The general duty clause is a segment of the Occupational and Safety Health Act of 1970, the same law that charters OSHA and grants it its authority. The general duty clause states that “[e]ach employer—(1) shall furnish to each of his employees employment and a place of employment which are free from recognized hazards that are causing or are likely to cause death or serious physical harm to his employees.”2429 U.S.C.S. § 654(a)(1). The general duty clause is a relatively broad standard that allows OSHA to pursue workplace hazards for which there has not been a rule promulgated or for which a rule will not exist.25Howard, supra note 9, at 251. Enforcement under this clause requires that (1) the hazard is independently recognized, (2) there are workplace injuries related to the hazard, and (3) the employer could have taken feasible action to eliminate the hazard.26Id. at 251-52. The general duty clause has been OSHA’s favored method to enforce safety around ergonomics.27Id. at 252. OSHA typically prefers to work with employers rather than fining them for ergonomics violations.28Id.; Ergonomics Standard and Enforcement FAQ, United States Dep’t of Lab., https://www.osha.gov/ergonomics/faqs (last visited Feb. 10, 2023). However, the use of the general duty clause was not OSHA’s first choice for ergonomics enforcement.

In the late ’90s and early 2000s, OSHA attempted to issue and enforce an ergonomics standard.29Parks, supra note 15, at 194-95. This comprehensive standard faced political criticism and heavy lobbying from the outset.30Id. at 192-195. This political pressure caused Congress and the President to reject the regulation, despite evidence that it had prevented strain injuries in the meatpacking industry.31Id. at 195-96. This disapproval forced OSHA into the use of the general duty clause to ensure safety from ergonomic hazards.32Id. at 205. This leaves today’s employers with the challenge of interpreting nonbinding guidelines.33Id. OSHA has not added any public clarifying information to its site since 2015, and the last guideline generally applicable to warehouse employees, like those at Amazon, was published in 1998.34Ergonomics Standard and Enforcement FAQ, United States Dep’t of Lab., https://www.osha.gov/ergonomics/faqs (last visited Feb. 10, 2023).

C. Amazon’s Citations for Ergonomic Hazards

OSHA cited Amazon for ergonomic and struck-by hazards at three facilities: Waukegan, Illinois; Deltona, Florida; and New Windsor, New York.35OSHA Press Release, supra note 3. The fines total $60,292, breaking down to a little more than $15,000 per citation.36Id. The letters informing Amazon of the citations, while indicative of a few location-specific idiosyncrasies, demonstrate systemic issues.37Letters from OSHA Regional Directors to Amazon Facilities at 8-10, 20-23, 34-37 (Jan. 17, 2023), https://www.dol.gov/sites/dolgov/files/OPA/newsreleases/2023/01/OSHA20230063a.pdf [hereinafter OSHA Letters to Amazon].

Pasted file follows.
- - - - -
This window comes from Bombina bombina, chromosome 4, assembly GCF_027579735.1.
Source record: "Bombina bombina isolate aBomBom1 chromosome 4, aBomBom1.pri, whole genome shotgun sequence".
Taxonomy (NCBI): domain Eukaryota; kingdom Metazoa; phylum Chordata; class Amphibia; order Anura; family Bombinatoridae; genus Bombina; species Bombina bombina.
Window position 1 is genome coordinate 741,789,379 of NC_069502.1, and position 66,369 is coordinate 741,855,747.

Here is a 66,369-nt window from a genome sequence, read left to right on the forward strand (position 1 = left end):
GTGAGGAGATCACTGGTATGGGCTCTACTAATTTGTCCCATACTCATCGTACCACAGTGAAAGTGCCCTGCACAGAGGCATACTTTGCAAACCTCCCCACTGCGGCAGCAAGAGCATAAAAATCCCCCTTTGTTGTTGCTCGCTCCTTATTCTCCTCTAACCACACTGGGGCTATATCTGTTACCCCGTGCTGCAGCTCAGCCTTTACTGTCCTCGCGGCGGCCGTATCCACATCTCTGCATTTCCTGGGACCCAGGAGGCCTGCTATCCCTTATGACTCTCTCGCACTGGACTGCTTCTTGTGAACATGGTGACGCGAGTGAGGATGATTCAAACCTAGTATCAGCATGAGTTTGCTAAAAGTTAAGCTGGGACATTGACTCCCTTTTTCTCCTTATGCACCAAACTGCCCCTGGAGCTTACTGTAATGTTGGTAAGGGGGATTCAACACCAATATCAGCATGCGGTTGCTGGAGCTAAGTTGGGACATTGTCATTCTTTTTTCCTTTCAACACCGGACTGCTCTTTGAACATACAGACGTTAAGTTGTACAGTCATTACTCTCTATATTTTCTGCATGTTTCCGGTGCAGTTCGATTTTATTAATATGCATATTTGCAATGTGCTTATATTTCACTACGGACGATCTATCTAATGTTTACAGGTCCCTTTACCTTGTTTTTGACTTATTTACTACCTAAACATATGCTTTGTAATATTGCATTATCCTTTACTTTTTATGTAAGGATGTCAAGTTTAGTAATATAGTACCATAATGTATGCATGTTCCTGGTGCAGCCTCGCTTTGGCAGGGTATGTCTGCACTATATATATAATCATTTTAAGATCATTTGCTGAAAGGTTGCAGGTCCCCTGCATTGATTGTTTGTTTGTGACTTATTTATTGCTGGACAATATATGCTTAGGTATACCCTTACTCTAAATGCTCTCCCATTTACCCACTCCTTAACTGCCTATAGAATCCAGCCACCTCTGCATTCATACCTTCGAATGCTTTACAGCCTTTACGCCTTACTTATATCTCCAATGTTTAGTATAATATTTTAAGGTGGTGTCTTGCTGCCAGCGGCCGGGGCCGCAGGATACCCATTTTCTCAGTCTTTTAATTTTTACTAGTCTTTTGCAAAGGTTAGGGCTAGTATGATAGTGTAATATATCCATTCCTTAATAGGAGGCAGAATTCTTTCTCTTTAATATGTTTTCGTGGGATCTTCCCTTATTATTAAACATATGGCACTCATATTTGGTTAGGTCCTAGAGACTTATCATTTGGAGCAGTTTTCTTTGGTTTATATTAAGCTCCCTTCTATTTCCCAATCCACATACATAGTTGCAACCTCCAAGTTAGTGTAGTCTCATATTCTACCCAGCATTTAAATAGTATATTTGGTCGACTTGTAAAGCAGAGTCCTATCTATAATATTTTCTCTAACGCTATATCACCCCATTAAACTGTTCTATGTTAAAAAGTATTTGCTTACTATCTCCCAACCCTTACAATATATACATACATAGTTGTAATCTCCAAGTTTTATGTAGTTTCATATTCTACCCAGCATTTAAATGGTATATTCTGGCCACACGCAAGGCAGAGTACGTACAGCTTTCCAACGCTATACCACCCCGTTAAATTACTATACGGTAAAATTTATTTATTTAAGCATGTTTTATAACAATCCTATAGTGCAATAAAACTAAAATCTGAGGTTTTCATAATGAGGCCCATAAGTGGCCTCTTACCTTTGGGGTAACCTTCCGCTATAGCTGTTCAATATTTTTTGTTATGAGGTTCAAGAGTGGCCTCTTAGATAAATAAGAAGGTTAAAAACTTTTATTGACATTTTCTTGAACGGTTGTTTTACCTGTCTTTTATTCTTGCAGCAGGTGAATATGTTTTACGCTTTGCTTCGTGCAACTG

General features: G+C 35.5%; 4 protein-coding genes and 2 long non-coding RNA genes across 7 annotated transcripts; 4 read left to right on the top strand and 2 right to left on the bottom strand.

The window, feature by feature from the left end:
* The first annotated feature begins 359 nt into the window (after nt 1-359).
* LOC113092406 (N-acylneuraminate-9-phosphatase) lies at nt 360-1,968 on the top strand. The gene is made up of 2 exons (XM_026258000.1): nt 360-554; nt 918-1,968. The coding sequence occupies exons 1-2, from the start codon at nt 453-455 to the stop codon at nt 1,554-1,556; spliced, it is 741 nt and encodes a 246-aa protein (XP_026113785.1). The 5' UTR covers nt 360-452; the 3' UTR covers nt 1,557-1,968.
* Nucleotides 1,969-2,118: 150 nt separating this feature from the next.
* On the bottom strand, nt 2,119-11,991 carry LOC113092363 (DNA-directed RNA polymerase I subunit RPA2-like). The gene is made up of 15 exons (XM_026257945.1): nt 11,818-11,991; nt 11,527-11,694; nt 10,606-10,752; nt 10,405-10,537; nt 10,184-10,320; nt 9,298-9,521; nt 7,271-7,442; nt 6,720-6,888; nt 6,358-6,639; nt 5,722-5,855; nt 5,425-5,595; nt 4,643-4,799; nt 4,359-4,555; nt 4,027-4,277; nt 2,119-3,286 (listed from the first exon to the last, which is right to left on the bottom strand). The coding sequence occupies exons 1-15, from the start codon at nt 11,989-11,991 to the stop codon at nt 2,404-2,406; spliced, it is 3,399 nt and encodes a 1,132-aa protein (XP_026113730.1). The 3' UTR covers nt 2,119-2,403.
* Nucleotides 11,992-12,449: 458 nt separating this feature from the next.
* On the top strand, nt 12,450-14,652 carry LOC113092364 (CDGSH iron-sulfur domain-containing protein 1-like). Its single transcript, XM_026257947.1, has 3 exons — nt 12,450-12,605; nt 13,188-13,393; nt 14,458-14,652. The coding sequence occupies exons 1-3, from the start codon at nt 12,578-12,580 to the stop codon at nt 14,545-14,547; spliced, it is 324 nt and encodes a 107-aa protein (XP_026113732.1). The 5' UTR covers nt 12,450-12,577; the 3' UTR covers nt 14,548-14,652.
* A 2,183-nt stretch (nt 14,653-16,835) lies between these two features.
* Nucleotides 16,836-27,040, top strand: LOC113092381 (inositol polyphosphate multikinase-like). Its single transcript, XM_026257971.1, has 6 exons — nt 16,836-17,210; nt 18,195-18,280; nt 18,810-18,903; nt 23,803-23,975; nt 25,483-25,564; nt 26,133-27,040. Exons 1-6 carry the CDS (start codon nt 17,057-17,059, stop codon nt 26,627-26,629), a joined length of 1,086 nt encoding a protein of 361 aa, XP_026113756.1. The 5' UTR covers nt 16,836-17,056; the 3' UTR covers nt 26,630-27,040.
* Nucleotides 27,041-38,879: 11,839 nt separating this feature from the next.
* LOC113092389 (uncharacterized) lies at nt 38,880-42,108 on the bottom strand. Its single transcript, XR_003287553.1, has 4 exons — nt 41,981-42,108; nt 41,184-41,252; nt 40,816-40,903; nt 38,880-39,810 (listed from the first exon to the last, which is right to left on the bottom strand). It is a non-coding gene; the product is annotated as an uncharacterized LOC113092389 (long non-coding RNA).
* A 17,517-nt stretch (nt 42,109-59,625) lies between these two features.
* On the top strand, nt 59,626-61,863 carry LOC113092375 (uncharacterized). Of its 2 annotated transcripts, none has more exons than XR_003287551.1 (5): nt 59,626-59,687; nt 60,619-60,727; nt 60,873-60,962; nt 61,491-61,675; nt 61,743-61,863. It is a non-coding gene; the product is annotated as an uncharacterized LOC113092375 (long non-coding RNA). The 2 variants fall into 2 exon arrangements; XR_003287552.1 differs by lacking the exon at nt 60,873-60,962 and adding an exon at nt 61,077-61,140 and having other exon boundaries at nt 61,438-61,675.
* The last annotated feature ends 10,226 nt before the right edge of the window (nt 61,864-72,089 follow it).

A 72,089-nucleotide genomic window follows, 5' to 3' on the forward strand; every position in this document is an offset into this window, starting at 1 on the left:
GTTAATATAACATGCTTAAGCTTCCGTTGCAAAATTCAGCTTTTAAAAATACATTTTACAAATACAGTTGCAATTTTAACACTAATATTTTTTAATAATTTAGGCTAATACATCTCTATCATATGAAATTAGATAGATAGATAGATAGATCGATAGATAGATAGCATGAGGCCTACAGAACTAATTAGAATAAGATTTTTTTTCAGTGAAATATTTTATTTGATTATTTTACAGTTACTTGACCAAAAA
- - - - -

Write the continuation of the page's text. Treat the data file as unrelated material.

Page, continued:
At the Illinois warehouse, OSHA cited Amazon for ergonomic violations associated with the various loading and unloading tasks for packages entering and exiting the warehouse.38Id. at 34. Each violation involved conditions within the warehouse where employees were repeatedly required to lift packages from awkward positions that came with an increased risk for lower back injuries.39Id. OSHA’s suggested mitigating measures such as mechanic assistance, both automated and manual, or an adjustable lift table to decrease the use of the awkward positions.40Id. at 35. For manual lifting, OSHA recommended reducing the weight of packages, providing a partner for assisted manual lifts, and reducing the duration of a shift without rest breaks, or increasing job rotation.41Id. at 36.

OSHA cited the Florida warehouse for two types of violations.42Id. at 20, 24. The first was the struck-by hazard resulting from the way packages are stored within the warehouse.43Id. at 24. The second violation was for ergonomics in the Inbound Fluid Unloading task, the Inbound Depalletize/Induct task, the Outbound Sorting task, and the Outbound Fluid Loading Task.44Id. at 20. Again, these positions were associated with frequent lifting of packages in awkward positions entering and exiting the warehouse.45Id. OSHA’s recommended mitigation included the developing of an ergonomics program, training for employees, rotating to decrease the frequency of weightlifting, and using automated technological assistance (i.e., electric pallet jack).46Id. at 21-23. OSHA’s goal in suggesting these remedies is, again, to reduce lower back injuries experienced by Amazon employees.47Id. at 20.

At the New York warehouse, the ergonomic hazards focused on the interior processes of the facility.48Id. at 8. The positions involved in the citation were the Induct Feeder/Induct Belt Loader process path and the Stow/Container Building process path.49Id. OHSA had fewer recommendations for this warehouse, but the suggestions were analogous to the recommendations for the Illinois and Florida warehouses.50Id. at 8-10, 21-23, 35. The repeated recommendations included employee training, developing an ergonomics program, rotating jobs during a shift, and using various automated technological assistance.51Id. at 8-10.

The New York warehouse has additional significance, as other local warehouses in the state have voted to unionize over safety issues, including the ones implicated in the ergonomics hazards.52Daniel Wiessner, Amazon Failed to Record Warehouse Injuries, U.S. Agency Says, Reuters (Dec. 16, 2022), https://www.npr.org/2023/01/18/1149787345/amazon-workers-back-injuries-fined-osha. One complaint from the Staten Island Amazon Labor Union about the package sorting system is that it only:

[A]ccounts for the size of the items but it doesn’t take into account its weight. That means that if you have items over 11” that are light and thin, they count for double in the system, but if you have items under 11” but they are heavy and difficult to stow, they count the same as small items that one can easily stow quickly.53Brima Sylla, Serious Problems in Stow: The Difference Between Theory and Practice at Inbound Stow at JFK8, The associate 11 (Dec. 2022), https://www.amazonlaborunion.org/read-the-newspaper#issue-3.